- learning from recommended PjBL websites, case study videos, materials, and resources to widen the Vision;
- sustained school support (e.g. offering train-the-trainer PjBL workshop on campus, arranging in-school meetings where teachers can discuss PjBL issues with peer implementers, providing financial support and encouraging teachers to attend PjBL conferences) to equip them with capability on the basis of PjBL, etc.
The provision of interdisciplinary knowledge, the reposition of teachers’ roles as well as the preparation for corresponding practical experience and application skills, are proposed to improve abilities to guide students in the PjBL process and enhance teaching effectiveness. This paper focused on implementation obstacles of PjBL activities on the part of teachers. Actually, how to run a PjBL smoothly and effectively not only depends on the teachers’ interdisciplinary competency, practical knowledge, work experience, and employed approach and method but could also depend on a number of other factors. These are including the students in the class (for example, if these students have the capacity to use digital technology as a tool to search relevant knowledge and practical solutions scientifically, timely and systematically), the equipment involved, as well as the surrounding Environment.
Ahmed, K. -A. (2013). Teacher-Centered Versus Learner-Centered Teaching Style. In: The Journal of Global Business Management. 9, 1, 22-25.
Albion, P. (2015). Project-, problem-, and inquiry-based learning. In Henderson, M. (eds.): Teaching and digital technologies: big issues and critical questions. Port Melbourne: Cambridge University Press, 240-252.
Altan, M. -Z. & Trombly, C. (2001). Creating a learner-centered teacher education program. Forum, 39, 3, 28-35.
Barron, B. J. S., Schwartz, D. -L., Vye, N. -J., Moore, A., Petrosino, A., Zech, L., & Bransford, J. D. (1998). Doing with understanding: Lessons from research on problem- and project-based learning. In: Journal of the Learning Sciences, 7, 271–311.
Bartscher, K., Gould, B., & Nutter, S. (1995). Increasing student motivation through project- based learning (Master’s Research Project). Saint Xavier and IRI Skylight.
Baysura, O. -D., Altun, S., & Yucel-Toy, B. (2015). Perceptions of teacher candidates regarding project-based learning. In: Eurasian Journal of Educational Research, 62, 15-36. Boss, S. (2011). Project-Based Learning: What Experts Say. Online: https://www.edutopia.org/project-based-learning-experts (retrieved 22.02.2019).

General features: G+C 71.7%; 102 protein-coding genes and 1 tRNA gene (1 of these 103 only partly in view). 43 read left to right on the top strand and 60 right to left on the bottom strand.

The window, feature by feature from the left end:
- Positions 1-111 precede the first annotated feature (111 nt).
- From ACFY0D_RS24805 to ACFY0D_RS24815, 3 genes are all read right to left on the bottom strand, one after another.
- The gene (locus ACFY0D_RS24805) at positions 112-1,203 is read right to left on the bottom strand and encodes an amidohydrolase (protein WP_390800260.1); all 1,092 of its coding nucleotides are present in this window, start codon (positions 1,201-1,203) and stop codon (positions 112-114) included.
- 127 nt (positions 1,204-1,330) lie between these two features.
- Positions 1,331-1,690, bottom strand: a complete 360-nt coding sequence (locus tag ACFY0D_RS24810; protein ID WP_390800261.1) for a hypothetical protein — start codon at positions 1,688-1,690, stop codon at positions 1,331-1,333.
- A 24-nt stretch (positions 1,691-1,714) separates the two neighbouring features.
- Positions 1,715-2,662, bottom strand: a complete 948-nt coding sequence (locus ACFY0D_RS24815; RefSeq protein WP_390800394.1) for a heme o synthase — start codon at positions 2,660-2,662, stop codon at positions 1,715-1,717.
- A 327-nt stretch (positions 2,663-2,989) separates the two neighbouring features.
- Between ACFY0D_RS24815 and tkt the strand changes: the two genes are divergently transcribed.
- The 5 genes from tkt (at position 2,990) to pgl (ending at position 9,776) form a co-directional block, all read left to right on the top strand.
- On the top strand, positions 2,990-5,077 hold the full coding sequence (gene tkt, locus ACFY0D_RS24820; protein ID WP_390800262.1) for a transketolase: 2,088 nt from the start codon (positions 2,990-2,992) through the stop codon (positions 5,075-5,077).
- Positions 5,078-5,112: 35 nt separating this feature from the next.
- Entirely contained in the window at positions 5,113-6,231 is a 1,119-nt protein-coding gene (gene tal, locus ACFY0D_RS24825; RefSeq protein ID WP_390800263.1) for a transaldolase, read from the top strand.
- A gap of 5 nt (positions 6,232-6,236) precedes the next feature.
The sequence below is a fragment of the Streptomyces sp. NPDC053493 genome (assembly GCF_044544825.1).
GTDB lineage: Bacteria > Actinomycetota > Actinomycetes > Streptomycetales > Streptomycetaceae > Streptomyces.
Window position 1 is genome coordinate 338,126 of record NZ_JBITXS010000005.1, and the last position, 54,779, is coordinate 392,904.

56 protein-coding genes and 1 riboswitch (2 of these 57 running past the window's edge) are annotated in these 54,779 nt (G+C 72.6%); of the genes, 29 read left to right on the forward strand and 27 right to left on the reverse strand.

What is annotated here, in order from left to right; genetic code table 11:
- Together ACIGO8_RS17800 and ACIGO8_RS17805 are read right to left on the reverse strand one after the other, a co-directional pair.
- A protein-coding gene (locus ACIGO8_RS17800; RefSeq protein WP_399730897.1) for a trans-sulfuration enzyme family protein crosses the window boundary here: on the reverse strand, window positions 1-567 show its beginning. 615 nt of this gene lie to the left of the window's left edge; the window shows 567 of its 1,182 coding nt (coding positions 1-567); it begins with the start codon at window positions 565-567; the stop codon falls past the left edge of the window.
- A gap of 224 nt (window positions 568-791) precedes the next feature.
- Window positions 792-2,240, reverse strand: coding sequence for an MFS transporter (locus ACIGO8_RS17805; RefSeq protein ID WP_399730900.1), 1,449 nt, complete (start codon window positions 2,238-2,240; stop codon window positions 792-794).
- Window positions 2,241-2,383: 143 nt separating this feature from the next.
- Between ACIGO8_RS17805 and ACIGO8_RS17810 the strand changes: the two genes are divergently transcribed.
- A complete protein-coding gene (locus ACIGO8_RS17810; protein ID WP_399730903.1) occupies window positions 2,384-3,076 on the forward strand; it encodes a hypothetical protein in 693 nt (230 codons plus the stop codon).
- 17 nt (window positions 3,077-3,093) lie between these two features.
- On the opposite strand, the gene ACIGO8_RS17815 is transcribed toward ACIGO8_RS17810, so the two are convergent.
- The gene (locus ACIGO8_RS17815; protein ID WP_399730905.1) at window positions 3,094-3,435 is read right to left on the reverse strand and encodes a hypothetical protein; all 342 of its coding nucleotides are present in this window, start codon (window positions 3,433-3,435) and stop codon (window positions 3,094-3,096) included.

Cai, M. -J. (2010). The Requirement of Project Teaching Approach for Teachers’ Job. In: Journal of Tianjin Vocational Institutes, 4, 12. Campbell, C. (2014). Problem-based learning and project-based learning. Online: https://www.teachermagazine.com.au/articles/problem-based-learning-and-project-basedlearning (retrieved 22.01.2019).
Clark, B. -A. (2017). Project Based Learning: Assessing and Measuring Student Participation (Master’s project). Research and Evaluation in Literacy and Technology. Online: http://digitalcommons.unl.edu/cehsgpirw/39/ (retrieved 22.01.2019).
Cole, K., Means, B., Simkins, M., & Tavali, F. (2002). Increasing student learning through multimedia projects. Virginia: Association for Supervision and Curriculum Development.
Ding, X. -L. (2012). Discussion on problems and countermeasures in the implementation of the teaching of secondary vocational schools. In: Talent, 35, 334. Dostal, J. (2015). Theory of problem solving. In: Procedia – Social and Behavioral Sciences, 174, 2798-2805.
Ertmer, P. & Simons, K. (2006). Jumping the PBL implementation hurdle: Supporting the efforts of K–12 teachers. In: Interdisciplinary Journal of Problem-based Learning, 1, 1, 5.
Fernandes, S., Mesquita, D., Flores, M. -A., & Lima, R. -M. (2014). Engaging students in learning: Findings from a study of project-led education. In: European Journal of Engineering Education, 39, 55–67. Frey, K. (1991). Die Projektmethode. Weinheim; Basel: Beltz.